Low-consumption buildings, revamp of the regional economy, and environmental benefits: all thanks to wood. A review on European projects on energy efficiency carried out by Slovenia
Energy-efficient houses using alpine biomass – creating self-sufficient homes throughout Slovenia's Alpine region, is one of the projects of the country's current development plan. But how do you invest on renewable energy in a rigid climate?
In fact, the entire Alpine region has a great potential in terms of renewable energy. Thanks to recharge.green , a project co-financed by the European Regional Development Fund in the framework of the Alpine Space Programme , it is now possible to build energy-efficient residential buildings using environment-friendly materials, wood biomass above all. The European project involves 15 countries, including Slovenia, and namely the Triglav National Park , the Lead Partner for the section on project "Testing and Implementation", which aims to test the models and innovative tools created to use renewable energy across the Alps and determine if the results can be transferred to other Alpine regions and ensure sustainable use of forest biomass in the long term, without affecting the biodiversity of mountain regions.
"We would like to show that it is possible to use renewable energies in the Alpine region and at the same time ensure sustainable land use, thus helping preserve the rich biodiversity and the soils of the Alps", reads the website of recharge.green.
Thanks to the results obtained by this project and the collaboration of all parties involved, including Italy, it will be possible to raise awareness among politicians, government officials, NGOs, and energy producers on renewable energy across the Alps and enable them to make informed decisions. Slovenian partners include the Institute of Agriculture of Slovenia, the Department of Forestry and renewable forest resources, the University of Ljubljana, and the Slovenian Forest Service (Zavod za gozdove Slovenije ). The expected results will reflect a number of EU directives (such as the Renewable Energy Directive, the EU 2020 strategy, the Habitat and Birds Directives, and various strategies for biodiversity and soil conservation).
Energy for the house at no cost
Slovenia's goal is part of an overall strategy aimed at reducing greenhouse gas, therefore limiting global warming. Zero-energy houses are actually a necessity, since the very buildings in which we live release most of CO2 into the atmosphere and are the leading cause of climate change. The rooms in which we live and work are responsible for nearly 40% of the overall energy consumption. For this reason, the EU Directive 2010/31/UE on energy efficiency in the building sector requires that by 2020 all new buildings (2018 for public buildings) meet the standards of "nearly zero energy buildings", i.e. they consume as much energy as they are able to produce through renewable resources. The aim is to improve the energy performance of buildings, leaving it to the Member States to define the most appropriate way.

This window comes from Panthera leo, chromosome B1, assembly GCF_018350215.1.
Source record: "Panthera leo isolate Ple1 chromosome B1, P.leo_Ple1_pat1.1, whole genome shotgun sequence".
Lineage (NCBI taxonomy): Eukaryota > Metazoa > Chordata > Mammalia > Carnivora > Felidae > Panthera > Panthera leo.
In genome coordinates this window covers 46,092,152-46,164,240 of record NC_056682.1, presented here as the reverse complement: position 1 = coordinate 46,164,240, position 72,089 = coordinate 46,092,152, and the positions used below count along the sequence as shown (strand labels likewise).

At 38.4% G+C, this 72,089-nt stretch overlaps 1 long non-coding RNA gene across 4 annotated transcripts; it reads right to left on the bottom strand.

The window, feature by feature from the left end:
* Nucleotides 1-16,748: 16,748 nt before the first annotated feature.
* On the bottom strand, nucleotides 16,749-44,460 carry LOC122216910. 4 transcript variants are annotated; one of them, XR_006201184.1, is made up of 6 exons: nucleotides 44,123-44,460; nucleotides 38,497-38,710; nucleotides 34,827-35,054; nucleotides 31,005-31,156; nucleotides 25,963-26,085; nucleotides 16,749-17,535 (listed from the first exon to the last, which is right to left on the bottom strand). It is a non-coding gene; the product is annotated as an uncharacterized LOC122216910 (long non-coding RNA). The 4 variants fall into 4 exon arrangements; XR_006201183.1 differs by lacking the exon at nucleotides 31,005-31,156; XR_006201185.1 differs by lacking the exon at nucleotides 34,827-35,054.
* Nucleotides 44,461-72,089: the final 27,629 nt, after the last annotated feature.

For this reason, in 2009 the European Commission launched the online portal BUILD UP , in order to motivate member countries in achieving the goals set by the EPBD (Energy Performance of Buildings Directive), sharing best practices, experiences, and knowledge in this sector. The portal, aimed at home-owners, tenants, professionals, organisations, and public authorities, provides information on legislation and energy saving as well as an updated overview of the situation in the construction sector in each country, including Slovenia.
Wood to save the climate
Thanks to the Slovenian representatives of CIPRA (International Commission for the Protection of the Alps, with international headquarters in Liechtenstein), an information campaign – Climalp – was launched in 2005 across the Alps in order to spread awareness that low-consumption buildings, built with green materials – primarily wood – protect the climate, set in motion the regional economy, and provide comfort as well as environmental benefits. The campaign received excellent feedback and has contributed to climate protection, sustainable development of the Alpine region, and the implementation of the Alpine Convention and its "Mountain forests" and "Energy" protocols. Several communities in the Alps have decided to become self-sufficient and consume energy from local renewable sources. The production of energy could be extended to local transport networks as well.
An additional contribution comes from the MountEE initiative , a project funded by the IEE European programme and by the International Charitable Foundation, which supports the mountainous regions of Scandinavia, the Alps, and the Pyrenees in changing construction and renovation practices to aim at greater energy efficiency and sustainability, with particular focus on public buildings and social housing. MountEE pursues a participatory approach and aims to involve stakeholders.
Meanwhile, Slovenia is becoming closer and closer to the target it set within the "Europe 2020" EU strategy. By that year, the country is expected to obtain 25% of the total gross energy consumption from renewable sources. In 2012 – the latest available data – the percentage was 20,2%, with a 4.1% variation compared to 2005. According to Eurostat, 60.5% of the energy produced internally from renewable sources in Slovenia comes from biomass; 33.8% from water; 3.3% from geothermal; 2.4% from solar, while there are no wind farms in the country.
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